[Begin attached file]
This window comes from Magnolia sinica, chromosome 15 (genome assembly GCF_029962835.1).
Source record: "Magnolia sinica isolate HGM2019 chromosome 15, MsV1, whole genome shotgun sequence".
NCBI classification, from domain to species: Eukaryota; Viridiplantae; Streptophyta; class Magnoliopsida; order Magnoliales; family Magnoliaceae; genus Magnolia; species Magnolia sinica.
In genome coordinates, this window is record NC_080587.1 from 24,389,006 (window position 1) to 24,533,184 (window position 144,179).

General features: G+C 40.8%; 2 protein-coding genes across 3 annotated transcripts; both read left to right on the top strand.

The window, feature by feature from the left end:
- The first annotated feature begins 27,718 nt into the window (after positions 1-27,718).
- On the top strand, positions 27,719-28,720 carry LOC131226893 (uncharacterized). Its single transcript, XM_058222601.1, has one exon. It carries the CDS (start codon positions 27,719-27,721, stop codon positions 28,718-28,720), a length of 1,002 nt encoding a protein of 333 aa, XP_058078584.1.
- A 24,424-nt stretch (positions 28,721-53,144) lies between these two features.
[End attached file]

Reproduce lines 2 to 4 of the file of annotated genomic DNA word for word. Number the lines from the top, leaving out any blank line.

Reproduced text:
Source record: "Magnolia sinica isolate HGM2019 chromosome 15, MsV1, whole genome shotgun sequence".
NCBI classification, from domain to species: Eukaryota; Viridiplantae; Streptophyta; class Magnoliopsida; order Magnoliales; family Magnoliaceae; genus Magnolia; species Magnolia sinica.
In genome coordinates, this window is record NC_080587.1 from 24,389,006 (window position 1) to 24,533,184 (window position 144,179).